Ruddy Ducks are not endangered, although their world population is thought to be decreasing. They are assessed as a ‘Least Concern’ species on the IUCN Red List.
Ruddy Duck during courtship display
Most Ruddy Ducks nest in the Prairie Pothole Region of Southwestern Canada and the American Midwest. The female builds a nest just above the water among wetland vegetation like cat tails. The nest is a cup of dry or fresh vegetation, often hidden from above by a roof of woven vegetation.
Ruddy Ducks first arrive on their breeding grounds between late March and late April. Pairs form soon after and build their nests about a month later. Depending on latitude, eggs are laid between late April and late June and hatch after about 23 days.
Ruddy Ducks lay anything from three to thirteen white eggs, each measuring 56 to 72 millimeters long and 41 to 50 millimeters wide.
Ruddy Ducks do not mate for life. They may form pairs that last a single season, change partners within a season, or form polygynous relationships where one male mates with several females.
Ruddy Duck male (right) and female (left)
Ruddy Ducks are aggressive little waterfowl. The males are particularly belligerent in the breeding season when they will even chase other waterbirds and small animals. They use display and posturing to drive off rivals, but this frequently escalates into chases and physical conflict out on the water.
Ruddy Ducks rarely leave the water. They sleep out in the open water, floating, with their bill tucked under their shoulder feathers for warmth. They will move to a sheltered position near the bank or behind an island in bad weather.
Ruddy Duck sleeping on open water
Ruddy Ducks are highly migratory over most of their North American range, although southern populations in the Caribbean, Mexico, and New Mexico are resident. Most of the population breeds in the Prairie Pothole region and overwinters in coastal areas at lower latitudes.
Ruddy Ducks embark on their spring migration between February and May and return to overwintering sites between August and December.
Ruddy Ducks are a native species in North America.
Ruddy Ducks are not native to the United Kingdom. They escaped captivity in the 1950s and quickly established themselves, eventually crossing to continental Europe and spreading to more than 20 other countries.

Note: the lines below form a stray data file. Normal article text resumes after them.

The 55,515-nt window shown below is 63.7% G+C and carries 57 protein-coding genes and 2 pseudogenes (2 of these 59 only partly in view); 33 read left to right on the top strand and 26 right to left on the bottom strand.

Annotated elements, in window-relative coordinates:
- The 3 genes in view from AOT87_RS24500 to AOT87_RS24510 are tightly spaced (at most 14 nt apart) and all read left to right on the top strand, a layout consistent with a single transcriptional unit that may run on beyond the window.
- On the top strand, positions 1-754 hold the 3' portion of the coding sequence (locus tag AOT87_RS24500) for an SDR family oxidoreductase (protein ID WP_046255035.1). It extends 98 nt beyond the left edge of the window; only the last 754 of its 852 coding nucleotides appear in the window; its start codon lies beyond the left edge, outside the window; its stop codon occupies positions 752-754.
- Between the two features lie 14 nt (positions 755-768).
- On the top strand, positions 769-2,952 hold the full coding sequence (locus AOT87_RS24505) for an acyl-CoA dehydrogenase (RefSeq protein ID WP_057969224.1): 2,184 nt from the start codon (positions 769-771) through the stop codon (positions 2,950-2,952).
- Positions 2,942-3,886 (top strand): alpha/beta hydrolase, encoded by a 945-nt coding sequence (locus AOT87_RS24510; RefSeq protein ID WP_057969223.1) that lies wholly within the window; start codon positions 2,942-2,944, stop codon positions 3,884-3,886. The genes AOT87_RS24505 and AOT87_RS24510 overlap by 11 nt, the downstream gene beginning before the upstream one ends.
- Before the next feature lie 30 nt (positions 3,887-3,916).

Female Ruddy Duck in-flight
Only the male Ruddy Duck develops a bright blue bill, and then only during the breeding season. His colorful bill and plumage are a display of his fitness and are used to impress potential mates.
The Ruddy Duck’s common name is not particularly inclusive across the species. Ruddy means reddish, which is a good description of the male’s rusty breeding plumage.
Ruddy Ducks fly chiefly at night and dive rather than flush, making them unpopular targets among waterfowl hunters. However, they are certainly edible and were once quite popular for their meat.
The Eurasian wigeon is a medium dabbling duck that commonly breeds across northern Europe, and winters further south, including in the British Isles and occasionally in North America. Rare vagrant breeding pairs can be found in the United States, and small breeding grounds have also been established in northern England and Scotland.
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Greater White-Fronted Goose
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Tundra Bean Goose
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Taiga Bean Goose
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One of seven American goose species, the Snow Goose is a noisy migrant that visits the Lower 48 states each winter. These beautiful birds have increased dramatically since the second half of the 20th century.
Despite being only a rare winter visitor to the British Isles, the Smew is one of the countrys most unmistakable and easily identified duck species. Breeding across Central Asia and returning to Western Europe during winter months, smews begin to turn up on inland lakes as well as in coastal regions from November onwards.
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The Gargeney is a dabbling duck, slightly smaller than a mallard, and considered a rare breeder in the UK, with just over 100 pairs recorded. A fully migratory species, all garganeys spend winters in southern Africa, leaving breeding grounds as early as July, so your window for spotting one on British waters is only a very brief one.